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Back Beat

Music News & notes from down in the Willamette valley.
Slum Village. Photo by Todd Cooper.
Slum Village. Photo by Todd Cooper.

If you strolled downtown last weekend you may have caught a glimpse of new lights on Broadway: The Jazz Station revealed its new double-sided neon sign pairing the venue’s name with a saxophone. The sign helps highlight the West Broadway block as the arts and nightlife anchor its becoming with neighbors Oregon Contemporary Theatre (which also has some great neon signage), The New Zone Gallery, The Wayward Lamb and Nephos Vape Werks.

It’s hard to believe that groundbreaking Detroit hip-hop artist J. Dilla has been gone for 10 years — he passed from a blood disease in 2006 — but his legacy lives on. The J. Dilla Family “Kings Court” tour is coming to Hi-Fi Music Hall with a fully loaded bill of artists sprung from Detroit’s underground rap scene in the ’90s: the Slum Village group (Dilla was a member until 2001) who released their 8th studio album Yes! in 2015; rapper Guilty Simpson who came out with solo album Detroit’s Son in 2015; rapper Phat Kat; soulful producer and emcee Black Milk; and local hip-hop artist Landon Wordswell, whose “Rock Paper Scissors” tour kicks off April 15. The all-ages show hits 8 pm Tuesday, March 29, at Hi-Fi; $15 adv.; $18 door.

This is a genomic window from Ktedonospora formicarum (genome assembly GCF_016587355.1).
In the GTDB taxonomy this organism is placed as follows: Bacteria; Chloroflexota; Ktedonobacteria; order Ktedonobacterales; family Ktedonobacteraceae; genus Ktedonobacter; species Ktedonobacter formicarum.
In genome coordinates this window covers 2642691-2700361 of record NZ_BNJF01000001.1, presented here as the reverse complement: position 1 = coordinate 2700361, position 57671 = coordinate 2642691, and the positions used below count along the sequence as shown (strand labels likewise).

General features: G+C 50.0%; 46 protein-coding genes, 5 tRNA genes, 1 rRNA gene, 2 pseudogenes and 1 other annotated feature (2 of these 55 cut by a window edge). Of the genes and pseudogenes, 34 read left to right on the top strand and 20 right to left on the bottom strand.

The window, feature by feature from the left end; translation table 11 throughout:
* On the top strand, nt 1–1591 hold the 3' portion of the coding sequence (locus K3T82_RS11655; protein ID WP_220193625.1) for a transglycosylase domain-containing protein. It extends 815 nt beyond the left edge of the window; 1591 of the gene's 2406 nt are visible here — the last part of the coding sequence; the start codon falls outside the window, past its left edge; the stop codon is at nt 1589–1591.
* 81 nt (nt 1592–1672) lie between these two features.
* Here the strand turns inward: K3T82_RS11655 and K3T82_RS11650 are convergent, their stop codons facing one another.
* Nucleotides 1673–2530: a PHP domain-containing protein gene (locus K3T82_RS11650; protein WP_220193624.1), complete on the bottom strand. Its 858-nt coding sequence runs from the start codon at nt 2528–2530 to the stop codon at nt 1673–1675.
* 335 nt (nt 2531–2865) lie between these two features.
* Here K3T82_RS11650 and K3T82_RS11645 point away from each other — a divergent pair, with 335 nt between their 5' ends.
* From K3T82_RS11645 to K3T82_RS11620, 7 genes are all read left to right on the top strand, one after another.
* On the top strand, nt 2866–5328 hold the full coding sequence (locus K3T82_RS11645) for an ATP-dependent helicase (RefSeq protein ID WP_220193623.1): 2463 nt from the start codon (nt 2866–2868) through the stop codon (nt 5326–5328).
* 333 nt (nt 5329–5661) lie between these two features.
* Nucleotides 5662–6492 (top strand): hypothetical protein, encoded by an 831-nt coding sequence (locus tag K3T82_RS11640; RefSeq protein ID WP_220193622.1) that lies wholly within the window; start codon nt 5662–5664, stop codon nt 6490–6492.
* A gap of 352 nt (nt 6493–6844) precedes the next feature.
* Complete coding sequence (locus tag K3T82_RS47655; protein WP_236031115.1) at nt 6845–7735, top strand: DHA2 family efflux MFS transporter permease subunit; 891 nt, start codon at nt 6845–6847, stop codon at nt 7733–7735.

Wandering Goat hosts Death to Music IX, a 21-plus “noise” event featuring a slew of bands with a bent toward dark, ambient and experimental sounds, 8 pm Friday, March 25, at 268 Madison Street; $5. On the docket is Hobby Knife, Lower Tar, DoppelGanga, Beige Slime and Equalityisafalsegod.

Regular McDonald Theatre headliners Greensky Bluegrass are back with Portland’s Shook Twins for an all-ages evening of bluegrass and folk 8 pm Saturday, March 26; $20 adv.; $23 door.

Mark your calendars: The Eugene Composer’s Big Band — directed by award-winning saxophonist Jessika Smith and featuring new big-band jazz by local composers — performs 7:30 pm Monday, April 18, at Springfield’s Roaring Rapids Pizza Company, 4006 Franklin Blvd., Springfield; FREE and all ages. With a playful poke at EW’s recent controversial Springfield comic, band contact Paul Roth writes: “The Eugene Composer’s Big Band is risking their lives to put on a show in (gasp!) Springfield.” The least you can do is come out for this very brave collection of musicians — wink.